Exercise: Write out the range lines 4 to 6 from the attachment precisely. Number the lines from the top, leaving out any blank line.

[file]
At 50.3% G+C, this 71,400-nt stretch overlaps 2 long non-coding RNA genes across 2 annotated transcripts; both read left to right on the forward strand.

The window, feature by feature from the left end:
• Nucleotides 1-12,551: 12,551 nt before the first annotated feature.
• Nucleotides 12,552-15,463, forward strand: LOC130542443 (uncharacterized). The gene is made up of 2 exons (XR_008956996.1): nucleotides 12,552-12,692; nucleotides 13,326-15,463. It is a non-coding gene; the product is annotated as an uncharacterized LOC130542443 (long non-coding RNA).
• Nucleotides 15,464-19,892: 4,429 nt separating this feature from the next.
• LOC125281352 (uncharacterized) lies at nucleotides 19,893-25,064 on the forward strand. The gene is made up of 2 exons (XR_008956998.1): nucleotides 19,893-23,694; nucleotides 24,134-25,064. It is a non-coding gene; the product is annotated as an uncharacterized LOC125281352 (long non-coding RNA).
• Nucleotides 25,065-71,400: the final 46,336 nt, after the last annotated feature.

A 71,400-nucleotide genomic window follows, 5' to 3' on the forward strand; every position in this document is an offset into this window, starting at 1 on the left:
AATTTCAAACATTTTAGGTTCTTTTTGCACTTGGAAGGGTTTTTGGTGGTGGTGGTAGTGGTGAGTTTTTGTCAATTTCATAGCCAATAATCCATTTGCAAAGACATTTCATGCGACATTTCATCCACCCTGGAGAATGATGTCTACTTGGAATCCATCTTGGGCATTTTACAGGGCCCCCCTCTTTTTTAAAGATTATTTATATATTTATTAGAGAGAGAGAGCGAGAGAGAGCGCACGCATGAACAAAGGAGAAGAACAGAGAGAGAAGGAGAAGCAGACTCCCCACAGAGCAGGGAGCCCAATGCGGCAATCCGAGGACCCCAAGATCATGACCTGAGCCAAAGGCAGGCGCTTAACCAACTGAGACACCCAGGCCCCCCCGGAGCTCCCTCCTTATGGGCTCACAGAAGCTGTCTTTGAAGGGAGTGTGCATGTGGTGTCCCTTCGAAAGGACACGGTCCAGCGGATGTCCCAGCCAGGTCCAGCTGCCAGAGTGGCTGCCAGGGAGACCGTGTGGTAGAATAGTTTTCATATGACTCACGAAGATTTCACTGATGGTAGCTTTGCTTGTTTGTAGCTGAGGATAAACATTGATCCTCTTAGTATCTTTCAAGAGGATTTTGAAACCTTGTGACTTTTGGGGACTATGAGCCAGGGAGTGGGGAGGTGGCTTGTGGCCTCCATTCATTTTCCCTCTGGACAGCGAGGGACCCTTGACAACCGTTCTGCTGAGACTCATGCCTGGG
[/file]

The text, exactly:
• Nucleotides 12,552-15,463, forward strand: LOC130542443 (uncharacterized). The gene is made up of 2 exons (XR_008956996.1): nucleotides 12,552-12,692; nucleotides 13,326-15,463. It is a non-coding gene; the product is annotated as an uncharacterized LOC130542443 (long non-coding RNA).
• Nucleotides 15,464-19,892: 4,429 nt separating this feature from the next.
• LOC125281352 (uncharacterized) lies at nucleotides 19,893-25,064 on the forward strand. The gene is made up of 2 exons (XR_008956998.1): nucleotides 19,893-23,694; nucleotides 24,134-25,064. It is a non-coding gene; the product is annotated as an uncharacterized LOC125281352 (long non-coding RNA).